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Not your mother’s pregnancy: Shifts in pregnancy guidelines

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During pregnancy, many people seek and receive advice from their family members and friends. Much of this support is welcome and helpful, however, it’s important to make sure that the advice you are receiving is up to date with current medical guidelines. Here are some areas to be aware of: 

Bed rest

Many healthcare providers used to encourage women with multiples or complications like high blood pressure and premature labor to go on bed rest. Bed rest could mean anything from regular rest time at home to full-time monitoring in a hospital bed. The idea was that certain activities like, well, moving, might make these existing conditions worse.

As it turns out, there is no solid, scientific evidence that bed rest improves outcomes for pregnant women and their babies. If anything, bed rest can have harmful emotional, psychological, and financial effects on expecting moms. Some providers still float bed rest as an option. If you’re experiencing pregnancy complications and your provider suggests it, you might want to talk through some of the other treatment options as well.

Third trimester exercise

For years, healthcare providers have recommended that women in their third trimesters stick to low or moderate intensity exercise like yoga or tai chi, if they were going to exercise at all. The thinking was that the risks associated with high intensity exercise could do harm to a baby.

More recent research has determined that the benefits of exercise, even vigorous exercise, promote significant health benefits and help prevent comorbidities. When exercising during the third trimester, it’s important to prioritize safety in addition to wellness. Your bump will likely have affected your balance, so make sure to use a little more support than you might usually.

Noninvasive prenatal testing

And then there’s the emergence of noninvasive prenatal testing (NIPT). For many years, prenatal genetic testing options were limited to CVS and amniocentesis which both involve contact with either the placenta or the amniotic fluid surrounding the fetus.. NIPT is noninvasive because some pieces of your baby’s DNA from the placenta enter your bloodstream during pregnancy.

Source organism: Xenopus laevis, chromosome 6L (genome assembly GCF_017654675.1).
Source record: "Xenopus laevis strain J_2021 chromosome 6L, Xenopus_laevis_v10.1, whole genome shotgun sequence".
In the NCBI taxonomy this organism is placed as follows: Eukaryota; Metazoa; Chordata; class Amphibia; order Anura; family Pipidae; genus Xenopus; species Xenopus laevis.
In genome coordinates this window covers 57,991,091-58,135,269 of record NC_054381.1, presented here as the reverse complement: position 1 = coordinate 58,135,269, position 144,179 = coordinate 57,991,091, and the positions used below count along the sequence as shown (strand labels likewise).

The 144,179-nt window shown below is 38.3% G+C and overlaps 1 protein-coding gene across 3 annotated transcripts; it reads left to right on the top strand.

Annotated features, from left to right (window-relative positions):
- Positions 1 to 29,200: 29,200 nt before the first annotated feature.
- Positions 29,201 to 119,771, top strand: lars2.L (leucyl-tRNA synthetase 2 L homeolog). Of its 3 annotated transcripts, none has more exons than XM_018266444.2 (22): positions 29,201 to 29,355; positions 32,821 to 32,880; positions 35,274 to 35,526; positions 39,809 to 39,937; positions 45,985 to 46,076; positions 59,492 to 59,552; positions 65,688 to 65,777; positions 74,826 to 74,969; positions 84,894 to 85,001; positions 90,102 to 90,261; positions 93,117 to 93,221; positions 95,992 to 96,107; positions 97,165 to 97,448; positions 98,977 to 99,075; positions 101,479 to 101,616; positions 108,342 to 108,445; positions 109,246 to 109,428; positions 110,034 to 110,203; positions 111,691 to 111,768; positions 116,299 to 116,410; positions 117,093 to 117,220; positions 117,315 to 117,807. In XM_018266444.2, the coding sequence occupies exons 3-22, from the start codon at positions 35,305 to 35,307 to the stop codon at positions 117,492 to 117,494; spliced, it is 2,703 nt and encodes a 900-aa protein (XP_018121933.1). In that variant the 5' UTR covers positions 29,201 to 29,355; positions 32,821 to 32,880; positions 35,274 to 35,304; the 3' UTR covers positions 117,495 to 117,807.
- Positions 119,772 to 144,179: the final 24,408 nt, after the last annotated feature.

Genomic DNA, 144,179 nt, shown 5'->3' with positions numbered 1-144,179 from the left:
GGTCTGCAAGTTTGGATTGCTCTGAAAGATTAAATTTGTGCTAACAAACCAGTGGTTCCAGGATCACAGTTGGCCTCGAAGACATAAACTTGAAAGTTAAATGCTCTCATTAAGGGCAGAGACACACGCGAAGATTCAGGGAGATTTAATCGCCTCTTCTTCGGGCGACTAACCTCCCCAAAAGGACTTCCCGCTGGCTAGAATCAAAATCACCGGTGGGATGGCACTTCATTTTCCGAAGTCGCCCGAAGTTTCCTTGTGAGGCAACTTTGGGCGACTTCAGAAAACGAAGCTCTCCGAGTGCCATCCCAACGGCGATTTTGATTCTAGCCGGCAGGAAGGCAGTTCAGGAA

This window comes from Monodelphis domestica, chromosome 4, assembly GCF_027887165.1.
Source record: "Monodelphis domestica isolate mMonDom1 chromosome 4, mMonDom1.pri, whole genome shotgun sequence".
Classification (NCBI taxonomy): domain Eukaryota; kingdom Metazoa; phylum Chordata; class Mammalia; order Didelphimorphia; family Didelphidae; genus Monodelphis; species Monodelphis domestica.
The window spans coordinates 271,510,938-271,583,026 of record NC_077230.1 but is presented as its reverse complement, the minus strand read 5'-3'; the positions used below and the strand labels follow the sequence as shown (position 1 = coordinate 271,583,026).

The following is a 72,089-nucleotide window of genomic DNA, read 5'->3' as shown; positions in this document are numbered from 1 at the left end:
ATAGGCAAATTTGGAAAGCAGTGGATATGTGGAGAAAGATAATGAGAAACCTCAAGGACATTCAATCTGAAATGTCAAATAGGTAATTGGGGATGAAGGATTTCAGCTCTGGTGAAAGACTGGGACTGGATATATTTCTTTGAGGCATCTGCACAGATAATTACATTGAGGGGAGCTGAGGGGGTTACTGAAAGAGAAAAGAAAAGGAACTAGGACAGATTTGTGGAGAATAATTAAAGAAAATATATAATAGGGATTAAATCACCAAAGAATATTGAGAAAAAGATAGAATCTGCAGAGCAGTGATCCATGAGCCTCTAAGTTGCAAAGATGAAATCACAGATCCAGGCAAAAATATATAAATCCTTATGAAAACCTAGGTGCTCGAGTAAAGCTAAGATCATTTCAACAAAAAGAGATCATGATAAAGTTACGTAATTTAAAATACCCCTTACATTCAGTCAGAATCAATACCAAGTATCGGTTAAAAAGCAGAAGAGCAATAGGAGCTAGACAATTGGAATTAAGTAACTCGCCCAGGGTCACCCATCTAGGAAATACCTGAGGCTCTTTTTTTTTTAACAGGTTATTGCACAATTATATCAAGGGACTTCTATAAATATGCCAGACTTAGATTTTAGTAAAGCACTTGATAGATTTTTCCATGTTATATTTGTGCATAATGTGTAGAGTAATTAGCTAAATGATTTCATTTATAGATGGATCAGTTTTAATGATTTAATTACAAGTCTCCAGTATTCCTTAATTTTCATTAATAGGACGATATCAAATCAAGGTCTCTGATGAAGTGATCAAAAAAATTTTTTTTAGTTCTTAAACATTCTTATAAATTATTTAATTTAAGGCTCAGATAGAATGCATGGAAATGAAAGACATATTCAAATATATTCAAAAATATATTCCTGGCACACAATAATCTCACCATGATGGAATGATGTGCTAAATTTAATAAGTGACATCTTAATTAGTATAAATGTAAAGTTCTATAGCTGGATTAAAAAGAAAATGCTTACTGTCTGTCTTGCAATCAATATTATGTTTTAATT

NIPT is a simple blood test that looks at a baby’s DNA in their mother’s blood to identify whether the baby is at increased risk of having a genetic disorder. Not only does NIPT itself pose no risk of miscarriage, it leads to 89% fewer invasive tests compared to traditional serum screening. NIPT is the most accurate prenatal aneuploidy screening test available. In fact, it has the highest detection rate of all currently available chromosomal screening tests. It can even tell you your baby’s sex as early as week 10!

When you get advice from friends and family members, it’s always a great idea to check with your healthcare provider. So many guidelines have changed over the years, and it’s your providers job to be up to date.

To learn more about NIPT, tap the link below.

Reviewed by the Ovia Health Clinical Team

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Noninvasive prenatal testing (NIPT) is a screening test; it is not diagnostic. Results should be confirmed by diagnostic testing prior to making any pregnancy management decisions.

  • Alison Kodjak. “Rethinking Bed Rest For Pregnancy.” National Public Radio. National Public Radio. November 26, 2018. https://www.npr.org/sections/health-shots/2018/11/26/669229437/rethinking-bed-rest-for-pregnancy
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  • Gregg AR, Skotko BG, Benkendorf JL, et al. Noninvasive prenatal screening for fetal aneuploidy, 2016 update: a position statement of the American College of Medical Genetics and Genomics. Genet Med. 2016: doi:10.1038/gim.2016.97.
  • Bianchi DW, Parker RL, Wentworth J, et al. DNA sequencing versus standard prenatal aneuploidy screening. N Engl J Med. 2014;370(9):799-808.
  • Chudova DI, Sehnert AJ, Bianchi DW. Copy-number variation and false positive prenatal screening results. N Engl J Med. 2016;375(1):97-98.
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